The number of open source content management systems (CMS) available today is quite impressive. Each one of them offers a unique way of handling data, but the bottom line is these frameworks provide the developer and administrator a solid foundation to work with.
With any open source project, there are always villains seeking to exploit vulnerabilities. Luckily, most of these projects have large communities of both developers and users that contribute to its success and security. With that said, the responsibility of security lies ultimately with you, the administrator.
First and foremost, lets start off by accepting that nothing on the web is 100% secure. If Target and Anthem can be hacked–and your Corvette too?!–no one is safe. So the first thing to do is to acknowledge that at some point a hacker will attempt to exploit your online website/application. Now that we’ve swallowed that dose of reality, we can exercise some precautions and plan for the worst. Let's get to the basics.
Save daily backups
Whether you are building your own website or working with a developer, daily backups are a must. With today's technologies, it is so simple to do so and just foolish not to. Remember that both your database and web root (aka website files) should be included in this backup. Once you have both, date them and archive them somewhere safe. You never know when you will need to revert. A developer can automate this process for you and any good web development company should be including this if they are hosting your website/application.
Create passwords you’ll never remember
It is likely that if you are using a CMS, you have an admin area you need to log into. The days of using a password of “password1234” are long gone and strong passwords are your friend. Ensure you enforce long passwords which include numbers and special characters. Although password management systems aren’t hackproof either, tools like LastPass or 1Password beef up your online security by generating and and storing complex passwords. Your developer can also introduce extra security features like Google's two-step authentication to enhance security too.
Kill the admin
Every CMS has a default super user which holds all the power. If this account is compromised, so are the rest. The default username for an administrator should not be “admin”. It's bad practice because it’s the first lesson in elementary hacking school. As we monitor login attempts here at ByteJam, more often than not, “admin” is the username a hacker tries first. Another popular one is the website name itself. So be unique when selecting a user name. If you are using a developer, ensure you express this to them in advance.
Don’t slack on updates
CMS updates are your friend. They are created either to give you shiny new features, address changes in the browser landscape or provide a fix for security holes. So this is a simple one: stay up-to-date.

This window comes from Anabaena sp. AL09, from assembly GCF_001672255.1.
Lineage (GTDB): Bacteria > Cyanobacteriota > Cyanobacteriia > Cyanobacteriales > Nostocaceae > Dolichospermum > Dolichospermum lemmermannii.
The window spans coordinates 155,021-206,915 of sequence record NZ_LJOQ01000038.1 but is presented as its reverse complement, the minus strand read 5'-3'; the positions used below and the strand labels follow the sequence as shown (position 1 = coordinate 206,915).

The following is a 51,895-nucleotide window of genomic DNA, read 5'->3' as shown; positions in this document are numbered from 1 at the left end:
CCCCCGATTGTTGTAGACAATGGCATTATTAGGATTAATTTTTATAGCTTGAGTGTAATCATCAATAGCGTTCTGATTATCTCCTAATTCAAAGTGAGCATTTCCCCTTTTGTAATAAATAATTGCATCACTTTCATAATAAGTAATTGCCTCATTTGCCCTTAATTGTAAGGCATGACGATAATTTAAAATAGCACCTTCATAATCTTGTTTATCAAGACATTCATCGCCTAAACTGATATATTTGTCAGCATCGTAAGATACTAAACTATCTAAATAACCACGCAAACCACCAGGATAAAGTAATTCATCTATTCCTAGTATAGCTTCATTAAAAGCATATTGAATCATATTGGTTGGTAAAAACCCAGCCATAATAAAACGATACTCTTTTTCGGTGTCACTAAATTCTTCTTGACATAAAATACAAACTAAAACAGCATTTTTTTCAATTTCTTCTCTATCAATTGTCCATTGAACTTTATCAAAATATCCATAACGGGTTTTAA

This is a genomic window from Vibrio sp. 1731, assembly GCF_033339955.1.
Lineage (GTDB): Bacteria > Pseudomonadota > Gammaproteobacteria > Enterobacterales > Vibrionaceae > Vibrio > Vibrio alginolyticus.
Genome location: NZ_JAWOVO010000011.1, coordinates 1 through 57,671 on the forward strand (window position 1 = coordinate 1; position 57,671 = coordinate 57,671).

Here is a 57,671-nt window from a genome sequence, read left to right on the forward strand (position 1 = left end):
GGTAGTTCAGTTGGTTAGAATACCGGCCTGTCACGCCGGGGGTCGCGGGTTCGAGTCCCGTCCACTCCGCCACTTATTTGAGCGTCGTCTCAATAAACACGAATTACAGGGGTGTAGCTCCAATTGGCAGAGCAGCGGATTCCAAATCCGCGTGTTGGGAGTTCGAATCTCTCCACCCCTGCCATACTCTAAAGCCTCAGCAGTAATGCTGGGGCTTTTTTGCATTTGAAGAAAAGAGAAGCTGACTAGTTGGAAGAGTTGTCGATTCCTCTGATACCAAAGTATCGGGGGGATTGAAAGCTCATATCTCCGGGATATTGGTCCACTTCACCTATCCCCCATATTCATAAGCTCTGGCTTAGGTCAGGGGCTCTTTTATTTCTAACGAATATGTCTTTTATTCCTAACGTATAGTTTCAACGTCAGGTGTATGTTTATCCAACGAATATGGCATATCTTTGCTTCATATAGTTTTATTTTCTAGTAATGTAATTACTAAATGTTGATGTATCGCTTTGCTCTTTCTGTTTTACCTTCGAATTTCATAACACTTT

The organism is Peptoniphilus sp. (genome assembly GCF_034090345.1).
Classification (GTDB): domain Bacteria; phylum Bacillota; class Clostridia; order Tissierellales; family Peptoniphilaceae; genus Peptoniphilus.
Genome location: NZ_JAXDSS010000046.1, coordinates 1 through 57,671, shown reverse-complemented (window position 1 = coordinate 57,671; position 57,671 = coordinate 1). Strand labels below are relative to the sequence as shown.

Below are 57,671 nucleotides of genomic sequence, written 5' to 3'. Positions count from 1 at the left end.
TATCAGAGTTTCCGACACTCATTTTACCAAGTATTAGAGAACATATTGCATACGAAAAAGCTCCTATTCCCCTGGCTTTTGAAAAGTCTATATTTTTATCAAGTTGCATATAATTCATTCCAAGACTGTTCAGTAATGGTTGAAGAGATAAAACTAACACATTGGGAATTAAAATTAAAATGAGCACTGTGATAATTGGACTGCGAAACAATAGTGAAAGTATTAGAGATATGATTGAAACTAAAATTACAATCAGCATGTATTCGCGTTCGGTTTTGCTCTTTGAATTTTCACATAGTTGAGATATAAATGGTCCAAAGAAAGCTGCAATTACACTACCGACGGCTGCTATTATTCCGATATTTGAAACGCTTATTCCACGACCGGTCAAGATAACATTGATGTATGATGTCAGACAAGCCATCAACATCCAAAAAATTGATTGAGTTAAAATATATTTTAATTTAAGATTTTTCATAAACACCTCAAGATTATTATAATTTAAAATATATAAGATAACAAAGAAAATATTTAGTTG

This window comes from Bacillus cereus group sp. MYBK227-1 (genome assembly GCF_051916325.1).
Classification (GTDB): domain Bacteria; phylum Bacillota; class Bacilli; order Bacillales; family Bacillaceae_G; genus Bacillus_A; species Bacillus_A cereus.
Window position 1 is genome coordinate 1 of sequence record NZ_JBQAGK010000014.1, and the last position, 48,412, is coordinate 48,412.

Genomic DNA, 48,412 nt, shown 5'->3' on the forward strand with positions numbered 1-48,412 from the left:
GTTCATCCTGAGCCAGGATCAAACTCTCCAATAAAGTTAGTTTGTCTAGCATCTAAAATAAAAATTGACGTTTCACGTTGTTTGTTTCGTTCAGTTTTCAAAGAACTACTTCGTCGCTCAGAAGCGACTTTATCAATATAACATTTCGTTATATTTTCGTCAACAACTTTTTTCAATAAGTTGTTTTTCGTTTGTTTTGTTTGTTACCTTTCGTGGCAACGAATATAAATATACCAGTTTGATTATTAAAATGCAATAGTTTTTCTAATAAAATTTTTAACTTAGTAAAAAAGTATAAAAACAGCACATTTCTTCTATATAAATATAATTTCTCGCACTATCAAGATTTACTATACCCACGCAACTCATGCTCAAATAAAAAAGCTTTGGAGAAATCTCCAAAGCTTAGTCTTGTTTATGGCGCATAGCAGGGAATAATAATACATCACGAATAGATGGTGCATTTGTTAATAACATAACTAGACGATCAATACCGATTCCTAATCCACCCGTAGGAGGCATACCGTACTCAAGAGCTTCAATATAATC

Be careful what you plug in
A content management system is essentially just a shell that offers basic functionality to store content in a manageable way. Some are more elaborate than others, but none are going to offer you all the bells and whistles out the box. This is where plugins, packages and modules step in. These are usually built by community developers to easily expand the feature set. The lesson here is to do your research before installing them. Yes, looking at how users rate these tools is useful, but when we are sizing up a plugin here at ByteJam, we need to be thorough. We want to ensure that the developer is reputable and has a strong grasp for the system to which they are adding. We look at how often the code has been updated, how well documented their change log is, and find specific documentation to ensure they support the most current version of the platform. A simple step non-developers can take is to Google the plugin name along with words like "bugs" or "vulnerability." If a known issue exists, that will usually expose it. If you are working in WordPress, this website is a good place to start.
Then, once you’ve installed that plugin, let’s repeat, keep it up to date. Old plugins are a common source for hackers to exploit. Plugins are not always updated when your CMS is or vice versa. Updating one that is not compatible with the other will ultimately leave you with some broken functionality. A well written plugin will have documentation on what version it is on and what version of the CMS it is compatible with.
Choose your servers and hosting wisely
Who knows the actual number, but it seems that cloud hosting companies pop up overnight. Picking a hosting company is a topic we can go on and on about. Long story short, just like with the plugins, you should do your research. See what others are saying about their services and pay special attention to customer service.
Every framework has a set of server requirements to run. Every website/application most likely will have a set of specific hosting needs. These things will all need to be addressed and will reflect what type of hosting/server you use. Discuss these requirements with your IT team, your developer and a trustworthy hosting company.
So these are the basics, to maintain a secure CMS. It is possible to follow these steps to a t and still have to deal with a website that’s been hacked. At least you have locked your doors and windows, keeping your site safer than most so you can rest easy.